Yesterday saw the beginning of Apple’s annual Worldwide Developer Conference. Every year, the event opens with an extended keynote. This year's revealed iOS 12, macOS Mojave, watchOS 5 and minor updates to tvOS.
With fewer blockbuster announcements than usual, this year Apple have instead focused on a raft of smaller improvements across their suite of devices.
Below we highlight some of the most interesting updates, including hot-takes from TABbers who tuned in to discover the latest that Apple has in store.
If you would like to discuss Apple’s latest announcements and what they might mean to your business, get in touch.
Devices get more proactive and predictive; Siri, shortcuts and interactive notifications
Across iOS and watchOS we saw more evidence of Apple trying to proactively serve up the right content or actions for you outside of the core app experience.
Notifications on watchOS now let users take more actions, such as adding a boarding pass to Wallet or extending your parking meter time with PayByPhone.
With the introduction of Shortcuts, we saw the integration of the ‘Workflow’ app Apple purchased last year into iOS. Shortcuts allows users to perform actions from within third-party apps without ever entering the app, for example when ordering a coffee.
Shortcuts begins to enable the bundling of app features and functions into user-defined chains/recipes. So telling Siri you’re setting off home doesn’t just open up navigation, but enables the addition of firing up your driving playlist, and pre-ordering your evening click and collect shopping.
Siri also serves up these Shortcuts as suggested actions on the lock screen both on iOS and the Watch.
"There is a potential long-term strategic play from Apple that other organisations need to be wise to. The data from Shortcuts will be gold dust once millions of iOS users are plugging in combos of apps. Apple could use that to train Siri to make better suggestions for everyone in the future, not just Siri power users. For our clients with large consumer-facing apps, it might be an important hedge to make sure customers include them in their combos to avoid Siri’s models getting trained to prioritise a competitor’s app".
George Proudfoot, Strategy Lead
Putting customers in control of their device use
In an effort to give customers ways to stay in control of their device use Apple announced a series of new features for iOS 12 including ‘Screen Time’, new Notification controls and updates to Do Not Disturb.
Screen Time is a new feature giving customers a summary of how they’re using their device, the option to set limits on certain apps or categories of app and giving parents the option to set controls on how their children use their devices.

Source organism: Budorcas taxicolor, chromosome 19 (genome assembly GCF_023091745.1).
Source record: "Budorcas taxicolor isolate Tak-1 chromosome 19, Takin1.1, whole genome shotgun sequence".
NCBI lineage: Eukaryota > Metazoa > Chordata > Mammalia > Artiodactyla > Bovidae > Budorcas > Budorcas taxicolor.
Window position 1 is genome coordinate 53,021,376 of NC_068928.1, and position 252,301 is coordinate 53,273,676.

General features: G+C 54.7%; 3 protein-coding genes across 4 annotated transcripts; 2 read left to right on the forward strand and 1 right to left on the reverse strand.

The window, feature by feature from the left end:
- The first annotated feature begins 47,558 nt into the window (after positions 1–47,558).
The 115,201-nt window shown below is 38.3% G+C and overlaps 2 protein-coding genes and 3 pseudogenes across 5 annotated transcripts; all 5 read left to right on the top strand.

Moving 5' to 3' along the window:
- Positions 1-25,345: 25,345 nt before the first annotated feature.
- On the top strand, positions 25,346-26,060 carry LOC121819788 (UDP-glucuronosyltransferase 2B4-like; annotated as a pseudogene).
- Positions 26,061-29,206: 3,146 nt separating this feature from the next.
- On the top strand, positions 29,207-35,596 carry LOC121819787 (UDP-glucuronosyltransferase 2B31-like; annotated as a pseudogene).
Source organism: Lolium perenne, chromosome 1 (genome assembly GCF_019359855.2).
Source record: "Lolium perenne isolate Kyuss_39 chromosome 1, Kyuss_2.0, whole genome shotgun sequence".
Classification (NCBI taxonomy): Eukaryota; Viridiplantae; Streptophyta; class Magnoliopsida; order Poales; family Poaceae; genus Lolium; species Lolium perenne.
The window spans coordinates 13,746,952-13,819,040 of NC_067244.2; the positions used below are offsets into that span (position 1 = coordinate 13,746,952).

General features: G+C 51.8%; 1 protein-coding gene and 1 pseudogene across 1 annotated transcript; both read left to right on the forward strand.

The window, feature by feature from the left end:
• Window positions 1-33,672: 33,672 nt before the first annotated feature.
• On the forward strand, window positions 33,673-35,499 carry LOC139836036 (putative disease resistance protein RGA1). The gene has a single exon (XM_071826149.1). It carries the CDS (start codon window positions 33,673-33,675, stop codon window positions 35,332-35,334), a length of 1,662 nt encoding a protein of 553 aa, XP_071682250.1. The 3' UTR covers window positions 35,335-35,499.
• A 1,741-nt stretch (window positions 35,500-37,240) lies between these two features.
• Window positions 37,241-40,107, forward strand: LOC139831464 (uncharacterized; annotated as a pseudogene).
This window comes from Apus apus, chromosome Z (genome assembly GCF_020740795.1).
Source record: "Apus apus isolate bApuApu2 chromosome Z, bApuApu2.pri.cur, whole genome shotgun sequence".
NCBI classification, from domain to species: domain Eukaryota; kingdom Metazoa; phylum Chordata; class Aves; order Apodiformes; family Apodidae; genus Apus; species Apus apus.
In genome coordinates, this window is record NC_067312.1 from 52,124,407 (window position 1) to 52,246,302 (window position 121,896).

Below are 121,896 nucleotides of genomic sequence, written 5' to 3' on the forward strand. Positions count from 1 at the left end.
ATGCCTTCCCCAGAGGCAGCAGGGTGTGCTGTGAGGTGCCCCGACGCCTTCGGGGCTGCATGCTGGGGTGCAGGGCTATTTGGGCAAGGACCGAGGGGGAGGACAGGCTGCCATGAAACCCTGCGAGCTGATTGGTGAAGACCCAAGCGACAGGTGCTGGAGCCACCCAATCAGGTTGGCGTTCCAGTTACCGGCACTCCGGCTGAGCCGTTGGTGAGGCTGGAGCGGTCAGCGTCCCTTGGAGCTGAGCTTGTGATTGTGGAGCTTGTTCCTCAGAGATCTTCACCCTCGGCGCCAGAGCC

Updates to Notifications give customers the option to turn-off specific Notifications from the lock screen and sees Siri proactively suggest notifications to turn off based on apps you’re not using. The GDPR-influenced fine-grained controls put the onus on the developer to be considerate of how and when they interrupt customers, lest they switch off.
"I’m looking forward to grouped notifications to make it easier to see all of my important notifications on the lock screen. Screen Time looks like it could be very useful, but still struggles from lack of accounts. In its current form it’s only useful if they’ve got one device each - I’ve got two children at different ages and I want to set different controls for each of them."
Rob Corradi, Design Director
Apple pushes further on Augmented Reality, adding shared experiences
Apple refined the Augmented Reality technology they first showed off last year, releasing ARKit 2 with iOS 12. This included a host of improvements including improved 3D rendering, object detection, and better face tracking. In addition, they launched a new file format for AR objects known as USDZ.
However, the highlight of the AR section was the introduction of shared experiences, where multiple users can see the same Augmented Reality experience through their own devices.
A multiplayer game from Lego used to demo this experience but it is clear that there could be wide-reaching applications for a collaborative virtual space, especially if ARKit ends up powering devices such as glasses in the future.
"Awesome opportunities for applying in the enterprise - it effectively lets us create shared layers on the physical world. Will be great for physical spaces, service environments, and obviously for construction/architecture. Plus it means in the future we’ll be able to create virtual collaboration canvases."
Jon Hocking, iOS Engineer
Amongst the above, other notable announcements include:
- Apple experimenting with porting iOS apps to MacOS, starting with some core apps including News, Stocks and Home.
- FaceTime now supports group calling with up to 32 people at once with a new active tile interface.
- Apple doubled down on customisable emoji in Messages, with the option to create personalised ‘Memoji’.
- The introduction of ‘Dark Mode’ to the MacOS interface.
- CarPlay now allows third-party navigation apps.
In addition to the headline news at the keynote Apple has are making a raft of announcements focused on developers. We'll follow up with more information on these developments early next week. In the meantime, we'll be experimenting with these new updates over the coming months and plan to share our learnings. Be sure to follow us on twitter to see what our engineers make of these new innovations.